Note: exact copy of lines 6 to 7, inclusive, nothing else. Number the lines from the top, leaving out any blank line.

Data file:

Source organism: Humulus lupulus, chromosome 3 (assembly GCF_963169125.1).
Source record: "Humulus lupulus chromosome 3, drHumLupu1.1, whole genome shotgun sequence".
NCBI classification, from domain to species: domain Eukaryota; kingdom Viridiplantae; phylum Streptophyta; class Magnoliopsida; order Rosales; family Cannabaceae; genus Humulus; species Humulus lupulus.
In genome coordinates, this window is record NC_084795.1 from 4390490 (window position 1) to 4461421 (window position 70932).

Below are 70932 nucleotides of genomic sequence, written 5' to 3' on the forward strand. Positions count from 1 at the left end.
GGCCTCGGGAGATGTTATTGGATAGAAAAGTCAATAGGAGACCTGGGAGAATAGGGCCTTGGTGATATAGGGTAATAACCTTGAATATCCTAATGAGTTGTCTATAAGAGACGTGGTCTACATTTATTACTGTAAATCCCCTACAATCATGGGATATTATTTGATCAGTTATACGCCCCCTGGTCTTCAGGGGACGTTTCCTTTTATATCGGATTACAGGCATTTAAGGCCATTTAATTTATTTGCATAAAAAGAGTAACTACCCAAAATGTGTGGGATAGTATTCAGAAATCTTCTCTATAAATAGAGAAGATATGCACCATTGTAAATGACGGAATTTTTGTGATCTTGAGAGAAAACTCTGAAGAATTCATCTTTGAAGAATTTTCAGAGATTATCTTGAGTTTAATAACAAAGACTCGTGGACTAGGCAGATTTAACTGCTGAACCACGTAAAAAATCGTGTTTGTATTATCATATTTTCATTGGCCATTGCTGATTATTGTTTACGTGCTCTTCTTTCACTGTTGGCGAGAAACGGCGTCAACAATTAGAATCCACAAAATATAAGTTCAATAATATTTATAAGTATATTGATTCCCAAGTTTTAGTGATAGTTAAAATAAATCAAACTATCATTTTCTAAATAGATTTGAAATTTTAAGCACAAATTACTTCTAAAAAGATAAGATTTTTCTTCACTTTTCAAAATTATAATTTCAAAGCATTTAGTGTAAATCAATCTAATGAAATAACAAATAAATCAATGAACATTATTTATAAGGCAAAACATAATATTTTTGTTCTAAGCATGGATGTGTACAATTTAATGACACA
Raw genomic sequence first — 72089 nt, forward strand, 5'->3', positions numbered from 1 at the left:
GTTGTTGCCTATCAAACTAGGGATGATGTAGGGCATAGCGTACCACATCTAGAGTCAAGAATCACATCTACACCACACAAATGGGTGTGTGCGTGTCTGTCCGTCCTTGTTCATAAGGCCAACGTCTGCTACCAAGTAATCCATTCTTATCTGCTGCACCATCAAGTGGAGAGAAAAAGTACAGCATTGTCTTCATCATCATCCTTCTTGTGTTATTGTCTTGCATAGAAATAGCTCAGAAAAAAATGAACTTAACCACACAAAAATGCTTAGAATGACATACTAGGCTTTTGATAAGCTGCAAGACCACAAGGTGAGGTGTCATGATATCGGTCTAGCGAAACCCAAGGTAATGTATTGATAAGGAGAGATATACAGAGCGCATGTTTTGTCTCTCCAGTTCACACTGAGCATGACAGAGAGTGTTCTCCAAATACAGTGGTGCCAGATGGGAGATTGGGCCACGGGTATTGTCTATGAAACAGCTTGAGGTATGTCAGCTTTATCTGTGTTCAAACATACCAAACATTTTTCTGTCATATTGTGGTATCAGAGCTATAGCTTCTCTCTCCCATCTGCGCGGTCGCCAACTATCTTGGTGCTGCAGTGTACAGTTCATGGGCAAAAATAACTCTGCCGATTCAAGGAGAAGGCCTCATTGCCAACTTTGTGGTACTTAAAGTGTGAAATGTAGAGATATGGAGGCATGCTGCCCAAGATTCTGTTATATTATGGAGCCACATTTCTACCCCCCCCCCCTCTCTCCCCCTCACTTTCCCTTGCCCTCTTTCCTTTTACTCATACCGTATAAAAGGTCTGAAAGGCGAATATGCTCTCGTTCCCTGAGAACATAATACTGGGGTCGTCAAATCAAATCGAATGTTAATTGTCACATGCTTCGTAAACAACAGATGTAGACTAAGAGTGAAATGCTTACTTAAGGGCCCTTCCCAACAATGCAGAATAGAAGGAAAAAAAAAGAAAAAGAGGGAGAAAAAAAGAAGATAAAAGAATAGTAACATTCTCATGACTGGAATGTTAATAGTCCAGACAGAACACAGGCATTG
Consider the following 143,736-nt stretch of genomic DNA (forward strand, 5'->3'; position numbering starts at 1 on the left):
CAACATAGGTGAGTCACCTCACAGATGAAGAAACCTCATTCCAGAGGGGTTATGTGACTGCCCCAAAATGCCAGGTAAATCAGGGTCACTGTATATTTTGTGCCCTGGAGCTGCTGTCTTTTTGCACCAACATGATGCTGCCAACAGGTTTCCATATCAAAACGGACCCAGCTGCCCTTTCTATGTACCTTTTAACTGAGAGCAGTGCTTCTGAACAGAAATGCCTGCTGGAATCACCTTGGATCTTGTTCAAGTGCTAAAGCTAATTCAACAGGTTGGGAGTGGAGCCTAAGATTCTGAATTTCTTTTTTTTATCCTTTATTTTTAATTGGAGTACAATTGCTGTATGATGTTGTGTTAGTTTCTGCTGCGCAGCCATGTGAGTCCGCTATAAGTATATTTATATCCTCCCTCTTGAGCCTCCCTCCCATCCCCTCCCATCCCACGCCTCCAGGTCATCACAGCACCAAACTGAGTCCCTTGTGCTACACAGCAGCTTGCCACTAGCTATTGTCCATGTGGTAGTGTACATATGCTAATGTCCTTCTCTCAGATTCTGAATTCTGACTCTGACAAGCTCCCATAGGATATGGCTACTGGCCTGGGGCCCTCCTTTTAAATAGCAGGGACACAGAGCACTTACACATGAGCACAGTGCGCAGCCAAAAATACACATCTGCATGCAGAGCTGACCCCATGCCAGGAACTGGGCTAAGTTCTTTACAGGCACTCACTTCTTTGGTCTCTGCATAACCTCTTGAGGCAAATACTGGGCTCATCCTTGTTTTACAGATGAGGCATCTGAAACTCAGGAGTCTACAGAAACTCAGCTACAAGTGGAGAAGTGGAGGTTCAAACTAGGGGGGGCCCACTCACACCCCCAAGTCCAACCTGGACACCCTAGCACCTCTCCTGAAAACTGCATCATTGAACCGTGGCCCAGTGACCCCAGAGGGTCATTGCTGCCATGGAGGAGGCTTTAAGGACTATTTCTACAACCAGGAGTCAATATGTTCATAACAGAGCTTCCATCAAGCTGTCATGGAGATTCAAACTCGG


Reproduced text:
GGCCTCGGGAGATGTTATTGGATAGAAAAGTCAATAGGAGACCTGGGAGAATAGGGCCTTGGTGATATAGGGTAATAACCTTGAATATCCTAATGAGTTGTCTATAAGAGACGTGGTCTACATTTATTACTGTAAATCCCCTACAATCATGGGATATTATTTGATCAGTTATACGCCCCCTGGTCTTCAGGGGACGTTTCCTTTTATATCGGATTACAGGCATTTAAGGCCATTTAATTTATTTGCATAAAAAGAGTAACTACCCAAAATGTGTGGGATAGTATTCAGAAATCTTCTCTATAAATAGAGAAGATATGCACCATTGTAAATGACGGAATTTTTGTGATCTTGAGAGAAAACTCTGAAGAATTCATCTTTGAAGAATTTTCAGAGATTATCTTGAGTTTAATAACAAAGACTCGTGGACTAGGCAGATTTAACTGCTGAACCACGTAAAAAATCGTGTTTGTATTATCATATTTTCATTGGCCATTGCTGATTATTGTTTACGTGCTCTTCTTTCACTGTTGGCGAGAAACGGCGTCAACAATTAGAATCCACAAAATATAAGTTCAATAATATTTATAAGTATATTGATTCCCAAGTTTTAGTGATAGTTAAAATAAATCAAACTATCATTTTCTAAATAGATTTGAAATTTTAAGCACAAATTACTTCTAAAAAGATAAGATTTTTCTTCACTTTTCAAAATTATAATTTCAAAGCATTTAGTGTAAATCAATCTAATGAAATAACAAATAAATCAATGAACATTATTTATAAGGCAAAACATAATATTTTTGTTCTAAGCATGGATGTGTACAATTTAATGACACA
Raw genomic sequence first — 72089 nt, forward strand, 5'->3', positions numbered from 1 at the left: